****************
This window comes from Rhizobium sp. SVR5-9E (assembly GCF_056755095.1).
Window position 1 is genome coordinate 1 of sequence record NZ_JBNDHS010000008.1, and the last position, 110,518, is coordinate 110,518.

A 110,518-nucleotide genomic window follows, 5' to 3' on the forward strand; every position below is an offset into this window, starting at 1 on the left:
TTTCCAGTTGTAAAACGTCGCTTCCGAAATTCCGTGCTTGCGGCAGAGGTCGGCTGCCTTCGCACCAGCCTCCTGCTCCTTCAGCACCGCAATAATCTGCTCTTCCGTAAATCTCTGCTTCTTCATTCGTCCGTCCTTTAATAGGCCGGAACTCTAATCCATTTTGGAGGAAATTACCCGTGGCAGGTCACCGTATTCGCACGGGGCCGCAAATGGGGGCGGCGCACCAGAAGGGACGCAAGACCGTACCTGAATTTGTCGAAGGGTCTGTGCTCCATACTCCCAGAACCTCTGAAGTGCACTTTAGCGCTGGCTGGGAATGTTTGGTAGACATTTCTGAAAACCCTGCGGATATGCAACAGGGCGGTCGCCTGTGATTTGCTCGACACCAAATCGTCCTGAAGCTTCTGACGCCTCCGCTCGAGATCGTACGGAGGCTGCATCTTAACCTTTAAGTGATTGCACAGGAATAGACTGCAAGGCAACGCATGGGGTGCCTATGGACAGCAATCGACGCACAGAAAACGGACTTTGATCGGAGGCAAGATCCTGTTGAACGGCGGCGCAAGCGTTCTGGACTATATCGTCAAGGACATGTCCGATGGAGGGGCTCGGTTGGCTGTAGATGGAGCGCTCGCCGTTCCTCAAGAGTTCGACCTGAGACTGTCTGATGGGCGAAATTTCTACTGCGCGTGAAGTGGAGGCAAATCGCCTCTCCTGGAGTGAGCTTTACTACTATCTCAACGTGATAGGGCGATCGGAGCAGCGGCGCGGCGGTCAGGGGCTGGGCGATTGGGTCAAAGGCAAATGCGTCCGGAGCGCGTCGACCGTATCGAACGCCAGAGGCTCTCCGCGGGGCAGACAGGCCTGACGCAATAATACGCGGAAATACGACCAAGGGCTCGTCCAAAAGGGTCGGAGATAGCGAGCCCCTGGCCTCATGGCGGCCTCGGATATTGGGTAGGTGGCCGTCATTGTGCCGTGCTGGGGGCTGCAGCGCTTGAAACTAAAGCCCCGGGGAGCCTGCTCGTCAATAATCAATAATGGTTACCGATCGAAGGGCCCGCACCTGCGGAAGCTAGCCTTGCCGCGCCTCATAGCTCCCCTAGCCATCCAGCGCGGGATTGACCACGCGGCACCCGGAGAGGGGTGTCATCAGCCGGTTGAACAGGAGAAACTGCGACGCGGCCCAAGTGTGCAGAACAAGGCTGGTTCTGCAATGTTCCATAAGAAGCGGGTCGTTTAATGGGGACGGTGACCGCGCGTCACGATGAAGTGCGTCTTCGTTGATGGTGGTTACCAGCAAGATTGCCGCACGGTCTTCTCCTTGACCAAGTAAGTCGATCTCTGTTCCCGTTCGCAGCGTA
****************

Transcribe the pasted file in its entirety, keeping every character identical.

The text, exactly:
This window comes from Rhizobium sp. SVR5-9E (assembly GCF_056755095.1).
Window position 1 is genome coordinate 1 of sequence record NZ_JBNDHS010000008.1, and the last position, 110,518, is coordinate 110,518.

A 110,518-nucleotide genomic window follows, 5' to 3' on the forward strand; every position below is an offset into this window, starting at 1 on the left:
TTTCCAGTTGTAAAACGTCGCTTCCGAAATTCCGTGCTTGCGGCAGAGGTCGGCTGCCTTCGCACCAGCCTCCTGCTCCTTCAGCACCGCAATAATCTGCTCTTCCGTAAATCTCTGCTTCTTCATTCGTCCGTCCTTTAATAGGCCGGAACTCTAATCCATTTTGGAGGAAATTACCCGTGGCAGGTCACCGTATTCGCACGGGGCCGCAAATGGGGGCGGCGCACCAGAAGGGACGCAAGACCGTACCTGAATTTGTCGAAGGGTCTGTGCTCCATACTCCCAGAACCTCTGAAGTGCACTTTAGCGCTGGCTGGGAATGTTTGGTAGACATTTCTGAAAACCCTGCGGATATGCAACAGGGCGGTCGCCTGTGATTTGCTCGACACCAAATCGTCCTGAAGCTTCTGACGCCTCCGCTCGAGATCGTACGGAGGCTGCATCTTAACCTTTAAGTGATTGCACAGGAATAGACTGCAAGGCAACGCATGGGGTGCCTATGGACAGCAATCGACGCACAGAAAACGGACTTTGATCGGAGGCAAGATCCTGTTGAACGGCGGCGCAAGCGTTCTGGACTATATCGTCAAGGACATGTCCGATGGAGGGGCTCGGTTGGCTGTAGATGGAGCGCTCGCCGTTCCTCAAGAGTTCGACCTGAGACTGTCTGATGGGCGAAATTTCTACTGCGCGTGAAGTGGAGGCAAATCGCCTCTCCTGGAGTGAGCTTTACTACTATCTCAACGTGATAGGGCGATCGGAGCAGCGGCGCGGCGGTCAGGGGCTGGGCGATTGGGTCAAAGGCAAATGCGTCCGGAGCGCGTCGACCGTATCGAACGCCAGAGGCTCTCCGCGGGGCAGACAGGCCTGACGCAATAATACGCGGAAATACGACCAAGGGCTCGTCCAAAAGGGTCGGAGATAGCGAGCCCCTGGCCTCATGGCGGCCTCGGATATTGGGTAGGTGGCCGTCATTGTGCCGTGCTGGGGGCTGCAGCGCTTGAAACTAAAGCCCCGGGGAGCCTGCTCGTCAATAATCAATAATGGTTACCGATCGAAGGGCCCGCACCTGCGGAAGCTAGCCTTGCCGCGCCTCATAGCTCCCCTAGCCATCCAGCGCGGGATTGACCACGCGGCACCCGGAGAGGGGTGTCATCAGCCGGTTGAACAGGAGAAACTGCGACGCGGCCCAAGTGTGCAGAACAAGGCTGGTTCTGCAATGTTCCATAAGAAGCGGGTCGTTTAATGGGGACGGTGACCGCGCGTCACGATGAAGTGCGTCTTCGTTGATGGTGGTTACCAGCAAGATTGCCGCACGGTCTTCTCCTTGACCAAGTAAGTCGATCTCTGTTCCCGTTCGCAGCGTA